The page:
The Sino-Russian Marriage
A unique conjuncture of economic and political developments has created an opportunity for Eurasia to emerge from its historical slumbers, with Russia and China leading the way. But whether their marriage of convenience will lead to an enduring union, or Russia’s subordination to China, remains to be seen.
LONDON – The Chinese are the most historically minded of peoples. In his conquest of power, Mao Zedong used military tactics derived from Sun Tzu, who lived around 500 BC; Confucianism, dating from around the same time, remains at the heart of China’s social thinking, despite Mao’s ruthless attempts to suppress it.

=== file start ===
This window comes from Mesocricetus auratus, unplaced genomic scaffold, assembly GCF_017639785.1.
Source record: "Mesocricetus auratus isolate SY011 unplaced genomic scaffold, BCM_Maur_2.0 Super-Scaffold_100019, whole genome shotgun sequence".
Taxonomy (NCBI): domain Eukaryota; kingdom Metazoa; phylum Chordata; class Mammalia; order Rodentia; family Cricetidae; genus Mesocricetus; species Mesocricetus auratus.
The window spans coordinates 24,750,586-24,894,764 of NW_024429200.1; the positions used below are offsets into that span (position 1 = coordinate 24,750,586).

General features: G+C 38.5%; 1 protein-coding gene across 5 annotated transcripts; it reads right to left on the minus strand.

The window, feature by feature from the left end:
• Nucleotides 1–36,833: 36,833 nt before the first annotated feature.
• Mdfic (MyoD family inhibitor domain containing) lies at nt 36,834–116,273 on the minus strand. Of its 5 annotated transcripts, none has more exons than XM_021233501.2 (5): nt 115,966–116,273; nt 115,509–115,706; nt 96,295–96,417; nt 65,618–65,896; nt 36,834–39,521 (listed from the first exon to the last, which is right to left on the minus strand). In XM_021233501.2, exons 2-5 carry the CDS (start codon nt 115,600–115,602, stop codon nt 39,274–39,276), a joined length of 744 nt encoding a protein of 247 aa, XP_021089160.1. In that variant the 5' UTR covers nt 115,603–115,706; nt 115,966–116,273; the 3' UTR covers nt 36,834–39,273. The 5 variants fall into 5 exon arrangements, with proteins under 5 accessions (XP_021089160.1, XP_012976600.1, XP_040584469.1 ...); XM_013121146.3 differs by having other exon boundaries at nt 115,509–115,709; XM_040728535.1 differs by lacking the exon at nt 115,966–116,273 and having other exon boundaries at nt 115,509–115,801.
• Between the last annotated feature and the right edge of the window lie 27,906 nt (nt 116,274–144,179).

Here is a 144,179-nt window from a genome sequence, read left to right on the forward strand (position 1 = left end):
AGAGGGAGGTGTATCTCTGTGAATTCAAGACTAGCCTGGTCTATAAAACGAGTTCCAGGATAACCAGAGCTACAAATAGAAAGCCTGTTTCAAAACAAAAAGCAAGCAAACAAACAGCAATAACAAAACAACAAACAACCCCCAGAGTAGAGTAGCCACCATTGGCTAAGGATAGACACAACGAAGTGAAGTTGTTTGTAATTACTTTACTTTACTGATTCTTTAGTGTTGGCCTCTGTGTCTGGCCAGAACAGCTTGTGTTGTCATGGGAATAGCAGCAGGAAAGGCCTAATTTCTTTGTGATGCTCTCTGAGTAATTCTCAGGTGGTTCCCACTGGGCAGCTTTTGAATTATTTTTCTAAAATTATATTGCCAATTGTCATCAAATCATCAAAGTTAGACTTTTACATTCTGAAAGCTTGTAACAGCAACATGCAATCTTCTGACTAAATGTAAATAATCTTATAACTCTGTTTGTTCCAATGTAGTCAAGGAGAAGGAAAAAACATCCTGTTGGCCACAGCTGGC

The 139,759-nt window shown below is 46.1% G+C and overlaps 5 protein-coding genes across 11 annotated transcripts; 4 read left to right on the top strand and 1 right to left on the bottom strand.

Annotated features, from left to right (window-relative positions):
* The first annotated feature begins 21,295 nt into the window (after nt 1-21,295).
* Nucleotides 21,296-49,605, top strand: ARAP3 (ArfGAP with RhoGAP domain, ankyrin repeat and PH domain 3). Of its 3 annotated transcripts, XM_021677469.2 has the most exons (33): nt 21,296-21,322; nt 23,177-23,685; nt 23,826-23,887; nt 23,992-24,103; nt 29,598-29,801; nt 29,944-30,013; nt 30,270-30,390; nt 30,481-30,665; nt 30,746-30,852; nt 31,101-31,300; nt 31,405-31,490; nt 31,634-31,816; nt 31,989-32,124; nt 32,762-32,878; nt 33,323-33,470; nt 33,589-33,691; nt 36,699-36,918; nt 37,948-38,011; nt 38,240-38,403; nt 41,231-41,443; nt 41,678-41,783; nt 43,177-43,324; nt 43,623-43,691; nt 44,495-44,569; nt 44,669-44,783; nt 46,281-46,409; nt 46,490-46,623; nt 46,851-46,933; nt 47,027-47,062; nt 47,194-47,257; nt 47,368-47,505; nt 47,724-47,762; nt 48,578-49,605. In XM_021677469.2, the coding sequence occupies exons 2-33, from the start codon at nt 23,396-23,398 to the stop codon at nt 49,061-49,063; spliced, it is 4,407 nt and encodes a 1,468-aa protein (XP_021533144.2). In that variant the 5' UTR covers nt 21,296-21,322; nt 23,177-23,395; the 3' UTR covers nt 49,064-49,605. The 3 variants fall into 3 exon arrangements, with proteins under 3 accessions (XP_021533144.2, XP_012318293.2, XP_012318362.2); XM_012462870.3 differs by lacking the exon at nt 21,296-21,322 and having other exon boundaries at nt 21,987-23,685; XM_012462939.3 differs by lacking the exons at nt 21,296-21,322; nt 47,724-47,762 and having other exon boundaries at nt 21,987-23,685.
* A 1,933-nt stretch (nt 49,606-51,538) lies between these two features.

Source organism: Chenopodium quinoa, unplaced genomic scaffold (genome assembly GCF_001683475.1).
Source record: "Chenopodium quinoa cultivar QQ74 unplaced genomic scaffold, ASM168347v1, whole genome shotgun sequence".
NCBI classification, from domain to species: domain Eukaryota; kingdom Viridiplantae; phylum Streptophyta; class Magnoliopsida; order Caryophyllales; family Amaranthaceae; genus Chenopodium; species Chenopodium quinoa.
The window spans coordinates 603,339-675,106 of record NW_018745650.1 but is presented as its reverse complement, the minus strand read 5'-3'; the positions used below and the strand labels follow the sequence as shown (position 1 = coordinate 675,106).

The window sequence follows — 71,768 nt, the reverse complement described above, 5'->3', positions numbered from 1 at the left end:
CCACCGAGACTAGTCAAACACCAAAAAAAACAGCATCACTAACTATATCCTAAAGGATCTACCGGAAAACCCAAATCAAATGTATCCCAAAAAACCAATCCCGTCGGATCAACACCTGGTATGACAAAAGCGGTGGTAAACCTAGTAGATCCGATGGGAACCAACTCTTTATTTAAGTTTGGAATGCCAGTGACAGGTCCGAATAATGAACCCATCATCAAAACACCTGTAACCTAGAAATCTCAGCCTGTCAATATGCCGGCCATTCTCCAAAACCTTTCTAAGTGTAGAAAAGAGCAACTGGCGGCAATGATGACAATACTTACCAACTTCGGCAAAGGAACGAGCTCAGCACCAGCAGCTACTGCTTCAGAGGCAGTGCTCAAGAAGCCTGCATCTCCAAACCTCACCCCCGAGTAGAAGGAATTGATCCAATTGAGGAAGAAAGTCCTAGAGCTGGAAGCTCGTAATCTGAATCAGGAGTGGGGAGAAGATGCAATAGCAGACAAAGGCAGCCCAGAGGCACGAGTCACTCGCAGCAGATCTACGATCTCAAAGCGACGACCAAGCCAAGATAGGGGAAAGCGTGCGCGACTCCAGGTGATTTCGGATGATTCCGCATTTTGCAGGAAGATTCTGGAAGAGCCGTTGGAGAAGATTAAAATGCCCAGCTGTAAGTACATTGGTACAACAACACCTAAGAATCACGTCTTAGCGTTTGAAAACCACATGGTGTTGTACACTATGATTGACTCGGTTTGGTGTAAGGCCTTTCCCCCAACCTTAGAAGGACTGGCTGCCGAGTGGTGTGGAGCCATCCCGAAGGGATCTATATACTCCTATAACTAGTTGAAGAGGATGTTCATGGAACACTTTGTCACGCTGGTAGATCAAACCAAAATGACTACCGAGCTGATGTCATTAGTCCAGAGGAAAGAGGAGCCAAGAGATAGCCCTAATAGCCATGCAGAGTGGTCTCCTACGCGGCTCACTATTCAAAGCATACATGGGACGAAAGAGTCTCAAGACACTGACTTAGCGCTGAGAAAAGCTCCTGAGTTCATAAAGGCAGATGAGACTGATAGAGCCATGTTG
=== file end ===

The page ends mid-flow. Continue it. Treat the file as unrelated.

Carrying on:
So when President Xi Jinping launched his “New Silk Road” initiative in 2013, no one should have been surprised by the historical reference. “More than two millennia ago,” explains China’s National Development and Reform Commission, “the diligent and courageous people of Eurasia explored and opened up several routes of trade and cultural exchanges that linked the major civilisations of Asia, Europe, and Africa, collectively called the Silk Road by later generations.” In China, old history is often called to aid new doctrine.
The new doctrine is “multipolarity” – the idea that the world is (or should be) made up of several distinctive poles of attraction. The contrast is with a “unipolar” (that is, an American- or Western-dominated) world.
We hope you're enjoying Project Syndicate.
To continue reading, subscribe now.
Get unlimited access to PS premium content, including in-depth commentaries, book reviews, exclusive interviews, On Point, the Big Picture, the PS Archive, and our annual year-ahead magazine.
Already have an account or want to create one? Log in